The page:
Popular Mechanics (South Africa) - - Contents - an­thony@ram­say­media.co.za

YOU’VE SPENT MOST OF THE DAY on your feet, traips­ing the malls, and it’s time to head off home. So you fire up your ride-shar­ing app, tick­ing the “Deluxe back and thigh” mas­sage op­tion for your­self and “Live TV” op­tion for your com­pan­ion. Mo­ments later, at your near­est exit, your au­tonomous ride whis­pers to a halt. You step closer and the front seats swivel to face each other. Your seat slides down to a semi-re­clin­ing po­si­tion. The door opens and a cheery voice an­nounces, “Hi, Jack” (clearly, the app is still in Beta form) and in the back­ground is the throb­bing beat of Me­tal­lica, your favourite. Could this be your 2020 taxi?

What got me think­ing along these lines is a dis­cus­sion I had shortly be­fore the pic­ture above was taken. The pic­ture shows me af­ter a day-and-a-half at the Frank­furt Show, get­ting a feel for what the in­te­rior of fu­ture mo­bil­ity could look like and, by the way, rest­ing my toasted feet.

As much as we think that self-driv­ing ve­hi­cles are all about GPS, radar, cam­eras, con­nec­tiv­ity and the com­put­ers that will run ev­ery­thing, we’re miss­ing a big chunk of the story. The fact is, if we to a large ex­tent will be­come pas­sen­gers, so­ci­ety might have to re­think how and what it does on the road.

For one thing, there’s a dis­tinc­tion to be made be­tween cars meant to be bought and cars meant for shar­ing, says An­dreas Maashoff, Adi­ent’s in­dus­trial de­sign and re­search di­rec­tor re­spon­si­ble for Europe and Asia Pa­cific. You may not know Adi­ent, but you quite pos­si­bly have used its prod­ucts: seats. One of its brands is Re­caro. And if you think a seat is just a dumb thing you slump into, con­sider that al­ready they are talk­ing about a seat with bio­met­ric fea­tures, health and safety sys­tems in­clud­ing mas­sage op­tions, able to mon­i­tor your well­be­ing and com­mu­ni­cate it to those who need to know.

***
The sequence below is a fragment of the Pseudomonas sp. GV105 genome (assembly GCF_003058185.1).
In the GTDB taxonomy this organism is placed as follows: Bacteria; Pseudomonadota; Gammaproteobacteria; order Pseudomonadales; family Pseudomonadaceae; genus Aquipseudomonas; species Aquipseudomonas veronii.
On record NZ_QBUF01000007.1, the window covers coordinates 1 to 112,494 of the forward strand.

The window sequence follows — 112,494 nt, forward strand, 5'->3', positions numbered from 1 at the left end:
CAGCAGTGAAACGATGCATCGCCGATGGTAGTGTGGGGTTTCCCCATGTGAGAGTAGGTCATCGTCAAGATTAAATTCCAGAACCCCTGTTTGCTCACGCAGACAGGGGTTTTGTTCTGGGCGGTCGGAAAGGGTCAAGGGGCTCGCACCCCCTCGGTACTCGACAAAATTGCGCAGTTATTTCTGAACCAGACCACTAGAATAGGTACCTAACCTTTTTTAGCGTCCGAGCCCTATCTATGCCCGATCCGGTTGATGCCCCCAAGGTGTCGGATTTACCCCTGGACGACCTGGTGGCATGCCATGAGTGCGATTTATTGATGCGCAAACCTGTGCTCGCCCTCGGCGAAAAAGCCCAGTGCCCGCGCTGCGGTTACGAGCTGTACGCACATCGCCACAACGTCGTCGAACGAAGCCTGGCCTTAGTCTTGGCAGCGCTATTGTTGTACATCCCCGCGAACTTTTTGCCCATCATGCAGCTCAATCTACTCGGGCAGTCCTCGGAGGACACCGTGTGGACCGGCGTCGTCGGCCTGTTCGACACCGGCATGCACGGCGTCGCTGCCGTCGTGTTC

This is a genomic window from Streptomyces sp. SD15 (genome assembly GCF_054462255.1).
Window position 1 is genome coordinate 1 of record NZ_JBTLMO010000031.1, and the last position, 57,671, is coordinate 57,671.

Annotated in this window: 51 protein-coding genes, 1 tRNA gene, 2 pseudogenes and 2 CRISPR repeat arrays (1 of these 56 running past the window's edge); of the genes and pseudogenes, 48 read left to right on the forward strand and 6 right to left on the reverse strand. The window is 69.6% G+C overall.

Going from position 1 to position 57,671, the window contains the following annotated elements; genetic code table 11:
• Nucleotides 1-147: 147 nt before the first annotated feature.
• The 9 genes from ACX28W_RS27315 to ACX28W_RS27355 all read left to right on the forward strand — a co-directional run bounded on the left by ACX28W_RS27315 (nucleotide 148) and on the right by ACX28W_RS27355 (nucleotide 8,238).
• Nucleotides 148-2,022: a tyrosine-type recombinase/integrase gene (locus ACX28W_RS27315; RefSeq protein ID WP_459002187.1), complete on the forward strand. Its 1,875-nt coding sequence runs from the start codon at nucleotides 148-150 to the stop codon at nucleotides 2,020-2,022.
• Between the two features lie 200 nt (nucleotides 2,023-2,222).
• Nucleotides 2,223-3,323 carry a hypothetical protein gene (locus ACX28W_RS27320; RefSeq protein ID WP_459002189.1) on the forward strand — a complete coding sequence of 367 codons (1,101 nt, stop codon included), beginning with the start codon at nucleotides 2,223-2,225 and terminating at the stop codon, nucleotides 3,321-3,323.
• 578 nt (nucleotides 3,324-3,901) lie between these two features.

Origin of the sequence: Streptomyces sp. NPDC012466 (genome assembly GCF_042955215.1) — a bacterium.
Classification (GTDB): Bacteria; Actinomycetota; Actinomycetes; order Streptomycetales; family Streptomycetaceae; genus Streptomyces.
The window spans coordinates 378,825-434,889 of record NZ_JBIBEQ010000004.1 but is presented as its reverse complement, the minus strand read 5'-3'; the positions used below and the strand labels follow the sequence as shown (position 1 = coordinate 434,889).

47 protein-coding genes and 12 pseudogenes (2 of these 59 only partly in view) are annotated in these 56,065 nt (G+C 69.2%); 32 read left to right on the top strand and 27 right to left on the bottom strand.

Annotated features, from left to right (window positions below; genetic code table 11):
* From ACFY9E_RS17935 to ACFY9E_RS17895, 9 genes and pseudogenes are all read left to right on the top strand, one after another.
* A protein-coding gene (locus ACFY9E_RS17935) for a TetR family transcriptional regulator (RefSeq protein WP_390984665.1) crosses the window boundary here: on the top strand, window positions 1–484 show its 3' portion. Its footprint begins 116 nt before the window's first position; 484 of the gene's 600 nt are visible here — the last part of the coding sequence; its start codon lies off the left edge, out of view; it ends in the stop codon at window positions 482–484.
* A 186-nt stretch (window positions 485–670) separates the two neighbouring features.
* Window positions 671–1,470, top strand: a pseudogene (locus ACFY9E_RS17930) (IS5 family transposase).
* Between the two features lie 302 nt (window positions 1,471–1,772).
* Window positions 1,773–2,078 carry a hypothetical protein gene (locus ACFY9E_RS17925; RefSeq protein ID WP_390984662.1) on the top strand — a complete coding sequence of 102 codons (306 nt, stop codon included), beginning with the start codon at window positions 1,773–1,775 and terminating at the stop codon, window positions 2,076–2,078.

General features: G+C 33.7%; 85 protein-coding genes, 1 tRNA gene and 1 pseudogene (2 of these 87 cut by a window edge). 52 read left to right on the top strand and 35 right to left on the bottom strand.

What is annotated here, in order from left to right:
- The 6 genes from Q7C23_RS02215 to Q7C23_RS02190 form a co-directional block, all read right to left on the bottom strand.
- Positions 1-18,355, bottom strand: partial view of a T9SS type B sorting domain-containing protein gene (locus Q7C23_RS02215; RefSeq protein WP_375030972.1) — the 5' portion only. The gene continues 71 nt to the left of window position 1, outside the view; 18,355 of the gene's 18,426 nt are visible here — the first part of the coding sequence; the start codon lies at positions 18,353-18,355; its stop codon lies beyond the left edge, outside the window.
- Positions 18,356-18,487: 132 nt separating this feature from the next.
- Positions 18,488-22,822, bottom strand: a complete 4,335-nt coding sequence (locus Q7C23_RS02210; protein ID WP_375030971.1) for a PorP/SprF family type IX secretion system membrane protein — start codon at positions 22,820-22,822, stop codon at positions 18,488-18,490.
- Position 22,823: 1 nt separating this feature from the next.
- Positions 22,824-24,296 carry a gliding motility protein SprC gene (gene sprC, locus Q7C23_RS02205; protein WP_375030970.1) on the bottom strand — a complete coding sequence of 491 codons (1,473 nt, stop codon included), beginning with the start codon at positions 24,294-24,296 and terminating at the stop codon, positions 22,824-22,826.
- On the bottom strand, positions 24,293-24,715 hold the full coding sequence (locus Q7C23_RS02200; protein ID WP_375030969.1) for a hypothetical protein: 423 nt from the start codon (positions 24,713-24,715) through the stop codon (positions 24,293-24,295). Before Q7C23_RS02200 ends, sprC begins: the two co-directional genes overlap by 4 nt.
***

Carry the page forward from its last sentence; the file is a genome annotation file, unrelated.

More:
The con­cept shown by Adi­ent has a nor­mal mode in which the two main (front) seats face for­ward and the rears are not de­ployed. This gives you good stor­age space in the back. Then there’s a mode in which both seats are in a deep re­cline, like a pair of loungers. Com­mu­ni­ca­tion mode swivels one seat through 180 de­grees so you sit face to face. Fi­nally, in fam­ily mode, the front seats face for­ward, the rear cush­ions de­ploy and you can seat four peo­ple in short to medium-term com­fort. You can set up all of this through a smart­phone app, even in ad­vance.

In fu­ture, we will be our own ur­ban mo­bil­ity in­te­rior de­sign­ers, choos­ing fea­tures and prod­uct con­tent from a bou­quet. Viva free­dom of choice, viva! Although… you can bet there will be some in­ter­est­ing tus­sles ahead about who ex­actly gets to choose the mu­sic.

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